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Energy Technology: Cultivating Clean Tech

New Models for Energy RD&D: A new ‘Clean Energy Institute’ could lead the industry’s war on climate change.

Fortnightly Magazine - May 2008

change, particularly if developing nations like China and India are to be coaxed into joining the effort. Such global leadership will require aggressive innovation and deployment of new technologies.

As a benefit, the clean energy RD&D effort has the potential to facilitate the largest U.S. jobs bill in recent history, and could be part of an economic stimulus package to spur a sluggish national economy. U.S. utilities really don’t want to rely on Japan to manufacture their reactor pressure vessels, and to source their coal gasification plants from China. But if the country doesn’t act quickly, and get domestic clean-energy technology on the fast track, it will be repeating the mistakes of the U.S. auto industry, helping non-U.S. manufacturers grow and achieve record profits, while U.S. industries languish and American workers join the unemployment lines.

As clean energy increasingly becomes a national priority—as a recent survey suggests it is —the next president likely will appoint a czar of some type, with recognized credentials, to head the effort (see Table 2) .

Many options present themselves. Perhaps the right person for the job is someone like Governor Bill Richardson, who has knowledge of energy R&D from his experience as energy secretary under the Clinton administration, and the political skills of both a U.N. ambassador and governor. Or the most effective leader might be someone drawn from the business of energy technology, such as former GE CEO Jack Welch, who would bring strong credibility in managing private-sector industrial development.

In any case, the discussion has already begun, and political and industry leaders are paying close attention.

Giant Leap for Mankind

The good news is that there is near unanimous agreement that new, more reliable funding at higher levels for clean energy RD&D will be needed to achieve the ambitious goals to reduce GHG emissions set by the IPCC and the Lieberman-Warner legislation, which Majority Leader Harry Reid recently said would be brought to the Senate floor this summer.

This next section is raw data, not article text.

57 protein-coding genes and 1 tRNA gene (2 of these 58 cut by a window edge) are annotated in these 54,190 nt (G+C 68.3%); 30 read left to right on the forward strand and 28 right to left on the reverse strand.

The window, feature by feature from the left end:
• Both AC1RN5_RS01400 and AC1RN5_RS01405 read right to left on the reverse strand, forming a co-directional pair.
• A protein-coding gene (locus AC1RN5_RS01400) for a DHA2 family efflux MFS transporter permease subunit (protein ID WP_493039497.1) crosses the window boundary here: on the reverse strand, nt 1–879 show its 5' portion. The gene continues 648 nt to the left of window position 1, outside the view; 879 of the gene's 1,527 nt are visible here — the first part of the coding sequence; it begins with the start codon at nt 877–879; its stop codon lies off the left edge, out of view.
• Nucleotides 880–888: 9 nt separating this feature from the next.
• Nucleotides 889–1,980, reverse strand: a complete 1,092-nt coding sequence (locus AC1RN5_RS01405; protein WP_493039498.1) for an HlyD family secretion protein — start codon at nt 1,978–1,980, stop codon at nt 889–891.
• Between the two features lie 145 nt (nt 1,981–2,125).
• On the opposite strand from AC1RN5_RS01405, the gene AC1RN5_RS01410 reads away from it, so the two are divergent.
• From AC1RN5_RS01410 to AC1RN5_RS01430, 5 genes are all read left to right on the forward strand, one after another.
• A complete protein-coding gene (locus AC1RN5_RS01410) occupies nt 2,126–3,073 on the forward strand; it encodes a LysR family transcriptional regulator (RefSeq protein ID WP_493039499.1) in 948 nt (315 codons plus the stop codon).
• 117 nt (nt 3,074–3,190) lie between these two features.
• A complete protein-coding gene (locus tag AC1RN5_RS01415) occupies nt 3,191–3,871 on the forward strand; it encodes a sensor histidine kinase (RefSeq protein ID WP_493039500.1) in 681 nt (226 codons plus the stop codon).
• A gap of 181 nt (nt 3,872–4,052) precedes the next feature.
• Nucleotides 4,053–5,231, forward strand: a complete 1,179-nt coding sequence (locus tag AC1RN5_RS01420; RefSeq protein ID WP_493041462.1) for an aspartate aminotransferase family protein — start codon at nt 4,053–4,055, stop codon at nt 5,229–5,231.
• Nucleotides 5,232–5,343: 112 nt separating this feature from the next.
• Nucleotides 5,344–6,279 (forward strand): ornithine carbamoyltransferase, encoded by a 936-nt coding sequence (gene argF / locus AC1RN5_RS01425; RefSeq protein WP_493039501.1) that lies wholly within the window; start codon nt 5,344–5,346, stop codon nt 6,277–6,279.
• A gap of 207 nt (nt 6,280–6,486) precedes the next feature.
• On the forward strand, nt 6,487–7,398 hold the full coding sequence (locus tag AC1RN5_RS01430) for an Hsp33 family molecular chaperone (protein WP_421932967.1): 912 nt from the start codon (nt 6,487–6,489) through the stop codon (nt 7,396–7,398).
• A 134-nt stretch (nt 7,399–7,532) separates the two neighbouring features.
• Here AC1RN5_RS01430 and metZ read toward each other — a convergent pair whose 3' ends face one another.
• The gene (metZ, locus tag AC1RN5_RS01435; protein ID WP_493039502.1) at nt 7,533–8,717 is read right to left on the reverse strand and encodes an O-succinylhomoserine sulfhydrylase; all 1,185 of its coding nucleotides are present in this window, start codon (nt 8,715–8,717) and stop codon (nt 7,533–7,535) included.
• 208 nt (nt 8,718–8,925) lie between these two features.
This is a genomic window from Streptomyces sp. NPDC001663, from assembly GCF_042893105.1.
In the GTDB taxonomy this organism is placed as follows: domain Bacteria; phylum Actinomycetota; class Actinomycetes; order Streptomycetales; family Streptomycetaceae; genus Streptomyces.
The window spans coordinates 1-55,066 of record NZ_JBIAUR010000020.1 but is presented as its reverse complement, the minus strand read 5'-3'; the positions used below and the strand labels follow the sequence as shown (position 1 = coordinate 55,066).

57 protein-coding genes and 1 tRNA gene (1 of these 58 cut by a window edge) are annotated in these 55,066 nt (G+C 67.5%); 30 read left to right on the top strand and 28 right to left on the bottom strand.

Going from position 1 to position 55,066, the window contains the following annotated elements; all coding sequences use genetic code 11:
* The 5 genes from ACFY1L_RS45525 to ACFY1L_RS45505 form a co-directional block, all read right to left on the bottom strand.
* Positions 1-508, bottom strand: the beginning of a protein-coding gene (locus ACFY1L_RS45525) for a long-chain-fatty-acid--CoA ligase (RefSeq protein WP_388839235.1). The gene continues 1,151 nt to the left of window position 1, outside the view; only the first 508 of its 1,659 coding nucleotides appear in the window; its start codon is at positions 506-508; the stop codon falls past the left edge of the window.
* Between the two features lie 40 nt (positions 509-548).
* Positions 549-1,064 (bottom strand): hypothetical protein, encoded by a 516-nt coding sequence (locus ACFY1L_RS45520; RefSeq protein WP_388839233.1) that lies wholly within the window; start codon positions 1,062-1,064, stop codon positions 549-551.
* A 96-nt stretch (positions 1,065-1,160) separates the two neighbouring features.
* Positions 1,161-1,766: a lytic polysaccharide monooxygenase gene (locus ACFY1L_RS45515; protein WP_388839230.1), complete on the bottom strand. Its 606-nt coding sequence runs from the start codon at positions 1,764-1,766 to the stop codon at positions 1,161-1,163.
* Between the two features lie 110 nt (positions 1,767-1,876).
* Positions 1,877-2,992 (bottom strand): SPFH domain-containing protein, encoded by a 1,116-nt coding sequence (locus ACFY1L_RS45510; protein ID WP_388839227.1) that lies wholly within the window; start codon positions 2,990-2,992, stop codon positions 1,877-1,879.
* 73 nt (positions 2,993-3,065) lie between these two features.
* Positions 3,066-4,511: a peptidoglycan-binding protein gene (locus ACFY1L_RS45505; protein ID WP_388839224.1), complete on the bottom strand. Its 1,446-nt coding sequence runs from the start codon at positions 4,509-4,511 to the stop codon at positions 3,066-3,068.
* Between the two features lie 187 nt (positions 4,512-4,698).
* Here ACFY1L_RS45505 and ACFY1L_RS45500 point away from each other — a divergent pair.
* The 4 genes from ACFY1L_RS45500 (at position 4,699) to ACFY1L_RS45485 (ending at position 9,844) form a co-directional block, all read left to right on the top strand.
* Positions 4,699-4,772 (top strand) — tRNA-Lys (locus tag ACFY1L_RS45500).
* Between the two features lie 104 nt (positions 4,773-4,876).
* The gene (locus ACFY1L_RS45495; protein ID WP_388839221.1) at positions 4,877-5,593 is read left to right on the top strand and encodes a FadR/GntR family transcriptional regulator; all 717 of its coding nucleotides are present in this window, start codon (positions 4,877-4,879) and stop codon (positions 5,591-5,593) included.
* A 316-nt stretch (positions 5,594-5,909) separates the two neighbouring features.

Precedents suggest several potential paths forward. What’s needed now is a charismatic champion who can pull together a broad-based coalition to support the effort. Given the potential consequences of failure, the nation can’t afford delays and mistakes in the critical next steps.

Once the regulatory driver is in place, and a new, consistently-funded management entity has been established, then a dramatically expanded clean-energy RD&D program can move forward. This program inevitably will be based on the proposals outlined in existing studies, plans and visions, as well as past RD&D efforts.

The challenge of clean-energy technology can be compared to such historic efforts as the moon landing, the Marshall Plan and the Panama Canal construction project. The technical challenges are similarly complex, and the resource requirements will be similarly demanding. The stakes, however, are greater, with implications for the U.S. economy and indeed, the entire world. As such, the goal of developing and deploying the next generation of energy technology calls for a dedicated national commitment. Whatever structure emerges to support this commitment, its success will depend on visionary leadership, public-private collaboration and solid financial support.